CONFLUENCE OF WILLAMETTE & COLUMBIA. 2/16/2009
I launched at Kelly Point Park at the confluence of the Willamette & Columbia Rivers late afternoon last Monday. The sky was partly cloudy, and temps were in the low to mid forties. The water was glassy, with currents around one nautical mile per hour.
I back trolled a pink Brad's Wobbler upstream of the confluence briefly, before crossing the mouth to Sauvie Island just down stream. Back trolling at this spot was a little intense with constant recreational & commercial boats coming in and out of the Willamette.
I back trolled a plug in fifteen to thirty feet of water, downstream of the confluence for another hour or so before calling it a day.
I saw another fisherman in a power boat, anchored up and trolling in the middle of the Columbia, directly outside of the mouth of the Willamette. He was probably in the best spot to intercept any salmon entering the Willamette, but I could not put myself in an area of such high boat traffic with out an anchor to hold my position.
I may fish the confluence again, but with the industrial setting and high boat traffic, it is not ideal. It is however, convenient. I'll save that spot for when the jones is high.
COLUMBIA RIVER AT SAUVIE ISLAND. 2/20/2009
On my way out to Sauvie Island to kayak fish for spring salmon, I noticed thirty or so power boats anchored up just down stream of the St. John's bridge on the Willamette, and several more upstream around the port of Portland, maybe one or two miles up river from the confluence I was fishing the week prior. What a huge change from the one or two eager fisherman I had seen as of late.
We hit the island around 11:30 AM. There is no such thing as "on the water by dawn" when the girlfriend comes along. I was OK with the late start. My main goal was to enjoy the blue skies, sunshine and 60 degree temperatures. A gentle breeze blew over the glassy Columbia, and the current was moderate, around 1.5/2 knots.
We hauled our kayaks over the levy, and launched from a sand beach at the midpoint of the island, on to the Columbia. I ran a green tipped rainbow brass spinner on a leader of 4 feet behind a one ounce banana weight in 15 to 30 feet of water. I paddled gently backwards against the current; Just enough to keep the spinner fluttering downstream in the current, and changed to forward paddling in the eddies where the current direction changed.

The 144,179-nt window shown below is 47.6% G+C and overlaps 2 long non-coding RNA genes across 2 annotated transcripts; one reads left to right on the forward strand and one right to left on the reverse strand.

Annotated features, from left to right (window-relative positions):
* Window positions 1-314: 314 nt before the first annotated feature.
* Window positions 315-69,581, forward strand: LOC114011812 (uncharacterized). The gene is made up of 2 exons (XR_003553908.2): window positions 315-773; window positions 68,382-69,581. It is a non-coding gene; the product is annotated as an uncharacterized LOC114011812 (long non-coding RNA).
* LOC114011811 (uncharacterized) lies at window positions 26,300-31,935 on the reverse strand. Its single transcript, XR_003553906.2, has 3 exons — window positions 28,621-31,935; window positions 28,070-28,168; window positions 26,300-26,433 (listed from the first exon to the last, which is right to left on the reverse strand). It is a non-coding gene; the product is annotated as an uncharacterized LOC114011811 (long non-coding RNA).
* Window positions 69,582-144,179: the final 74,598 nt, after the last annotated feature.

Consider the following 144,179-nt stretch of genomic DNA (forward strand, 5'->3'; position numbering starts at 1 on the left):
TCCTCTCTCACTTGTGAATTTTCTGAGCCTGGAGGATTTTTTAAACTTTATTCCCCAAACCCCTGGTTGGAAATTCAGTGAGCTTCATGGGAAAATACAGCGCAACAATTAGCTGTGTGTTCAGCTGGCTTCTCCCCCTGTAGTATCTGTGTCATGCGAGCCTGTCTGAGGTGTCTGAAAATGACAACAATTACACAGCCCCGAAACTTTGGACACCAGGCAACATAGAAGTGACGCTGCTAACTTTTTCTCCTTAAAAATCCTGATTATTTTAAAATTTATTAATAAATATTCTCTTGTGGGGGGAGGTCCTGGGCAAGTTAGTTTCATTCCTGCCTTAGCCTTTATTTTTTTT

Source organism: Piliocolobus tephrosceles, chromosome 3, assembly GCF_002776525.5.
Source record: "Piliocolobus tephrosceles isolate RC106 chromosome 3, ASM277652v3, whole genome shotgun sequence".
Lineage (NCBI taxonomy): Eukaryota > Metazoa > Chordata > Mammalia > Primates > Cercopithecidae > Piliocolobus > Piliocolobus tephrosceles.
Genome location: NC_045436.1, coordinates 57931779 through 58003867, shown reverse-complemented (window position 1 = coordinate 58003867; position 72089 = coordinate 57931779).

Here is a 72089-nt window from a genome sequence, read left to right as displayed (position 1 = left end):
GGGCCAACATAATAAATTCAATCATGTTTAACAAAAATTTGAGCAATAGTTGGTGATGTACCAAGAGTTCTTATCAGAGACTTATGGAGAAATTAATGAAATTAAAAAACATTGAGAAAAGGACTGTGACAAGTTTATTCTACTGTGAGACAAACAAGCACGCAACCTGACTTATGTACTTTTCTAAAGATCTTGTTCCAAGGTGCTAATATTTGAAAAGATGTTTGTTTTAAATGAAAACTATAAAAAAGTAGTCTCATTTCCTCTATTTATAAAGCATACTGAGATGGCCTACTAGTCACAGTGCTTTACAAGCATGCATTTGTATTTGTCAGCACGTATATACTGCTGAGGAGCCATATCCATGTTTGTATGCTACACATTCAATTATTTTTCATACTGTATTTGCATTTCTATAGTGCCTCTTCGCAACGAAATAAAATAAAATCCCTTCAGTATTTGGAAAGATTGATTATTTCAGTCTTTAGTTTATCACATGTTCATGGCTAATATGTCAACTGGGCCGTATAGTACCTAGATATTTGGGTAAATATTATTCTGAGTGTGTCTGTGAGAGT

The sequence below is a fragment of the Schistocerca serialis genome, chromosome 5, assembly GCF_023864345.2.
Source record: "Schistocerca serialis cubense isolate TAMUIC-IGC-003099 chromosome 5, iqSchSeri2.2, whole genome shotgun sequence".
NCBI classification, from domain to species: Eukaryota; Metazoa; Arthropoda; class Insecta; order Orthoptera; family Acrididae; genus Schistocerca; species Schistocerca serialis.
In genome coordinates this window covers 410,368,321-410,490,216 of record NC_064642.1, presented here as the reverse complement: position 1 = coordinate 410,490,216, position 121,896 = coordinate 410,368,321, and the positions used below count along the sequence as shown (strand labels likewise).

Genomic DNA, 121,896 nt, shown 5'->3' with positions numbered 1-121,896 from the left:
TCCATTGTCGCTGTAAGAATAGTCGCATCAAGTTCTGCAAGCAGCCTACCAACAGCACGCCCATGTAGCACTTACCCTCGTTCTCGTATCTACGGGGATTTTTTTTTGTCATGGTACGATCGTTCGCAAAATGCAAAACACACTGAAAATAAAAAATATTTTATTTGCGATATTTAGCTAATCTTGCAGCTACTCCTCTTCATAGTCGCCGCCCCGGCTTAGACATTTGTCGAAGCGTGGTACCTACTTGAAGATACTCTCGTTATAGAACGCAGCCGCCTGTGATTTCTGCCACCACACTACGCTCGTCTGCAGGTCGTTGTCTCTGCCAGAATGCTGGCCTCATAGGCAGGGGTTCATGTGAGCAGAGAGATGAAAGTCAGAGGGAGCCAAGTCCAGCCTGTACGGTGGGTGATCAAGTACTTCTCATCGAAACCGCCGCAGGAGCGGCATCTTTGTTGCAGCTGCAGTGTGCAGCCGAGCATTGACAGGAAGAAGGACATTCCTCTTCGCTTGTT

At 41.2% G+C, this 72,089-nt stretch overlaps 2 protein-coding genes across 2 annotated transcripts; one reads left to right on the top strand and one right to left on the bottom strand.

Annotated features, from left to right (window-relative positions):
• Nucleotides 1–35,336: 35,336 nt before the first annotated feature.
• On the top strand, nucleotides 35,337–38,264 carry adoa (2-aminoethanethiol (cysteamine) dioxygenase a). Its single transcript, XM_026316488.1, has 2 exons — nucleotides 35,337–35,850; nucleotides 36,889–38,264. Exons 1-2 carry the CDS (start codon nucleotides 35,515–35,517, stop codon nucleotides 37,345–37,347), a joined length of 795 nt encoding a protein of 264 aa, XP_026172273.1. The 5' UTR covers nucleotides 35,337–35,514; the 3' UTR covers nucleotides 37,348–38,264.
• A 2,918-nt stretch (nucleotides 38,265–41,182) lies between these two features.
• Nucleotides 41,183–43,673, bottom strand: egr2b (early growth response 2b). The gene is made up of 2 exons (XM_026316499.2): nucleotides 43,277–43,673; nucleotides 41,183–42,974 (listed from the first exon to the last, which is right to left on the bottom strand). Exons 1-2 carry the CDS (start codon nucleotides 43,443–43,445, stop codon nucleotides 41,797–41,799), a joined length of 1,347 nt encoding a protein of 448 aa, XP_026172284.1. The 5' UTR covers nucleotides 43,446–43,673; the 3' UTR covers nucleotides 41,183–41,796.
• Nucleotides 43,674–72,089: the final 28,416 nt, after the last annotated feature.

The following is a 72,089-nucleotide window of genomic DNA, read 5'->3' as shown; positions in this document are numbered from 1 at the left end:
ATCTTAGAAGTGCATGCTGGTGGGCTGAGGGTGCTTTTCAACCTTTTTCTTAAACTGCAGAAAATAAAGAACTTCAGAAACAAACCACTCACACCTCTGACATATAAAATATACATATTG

We drifted by Mount Saint Helens:
I backtrolled the spinner for an hour or so and had one nice pull, but no real hookups to speak of. We approached the point downstream two miles where the shipping lane crosses from the Washington side, to within 50 feet of Sauvie Island. Paddling backwards in this environment is proving to be a little dangerous with all the boat traffic. I've been thinking of getting a rear view mirror that attaches to your sunglasses. I know they make them for cyclists, and it would make spotting approaching vessels a bit easier.
As I was very close to the shipping lane, I thought it would be best to turn and face this big boy as he got close.
Every now and then these big ships make a decent three foot wake that you can get a nice surf out of. The river was so flat today that this ship's wake was not big enough to ride.
One thing that always surprises me are sea planes. Growing up in Texas, I never saw a sea plane in real life. Out here in the Pacific Northwest they are common place. Even so, I still forget about three dimensional traffic hazards when I'm on the water. I get focused on boat traffic, and then an airplane comes out of the sky, or leaves the water surface, and really ads another layer to caution.
I saw a few bank fisherman plunking in the channel as I floated further downstream towards Warrior Point lighthouse. It was encouraging finally seeing other fisherman, but it's still a little early in the spring salmon season for much action. The increased amount of fishing traffic does tell me that any day now the spring salmon run will be in full swing, but aside from the one tug of the rod I missed, I was skunked.
I have been thinking about switching from hardware to herring. This seems to be the preferred method around town. With visibility less than two feet, I will surely need to entice the salmon with a scent trail rather than rely on the flash of the spinner alone. I've been trying to avoid using bait because of the increased hassle, but when it comes down to napping or catching salmon, I would rather catch salmon.
With only a half day to work with, we had to turn and head back upstream around 4:00 PM in order to reach the launch before sun down. We paddled hard back upstream, hopping in and out of eddies created by wing dams in order to avoid paddling against the main current, and made it back just in time.
I'm hoping to get down to the Nehalem next weekend to kayak fish for big native steelhead, before heading to New Orleans for my brothers bachelor party. I will resume chasing spring king salmon on the Columbia shortly there after. By the time I return to the Columbia, the spring salmon migration should be in full swing. Hopefully I will get into the fish then!
Until next week,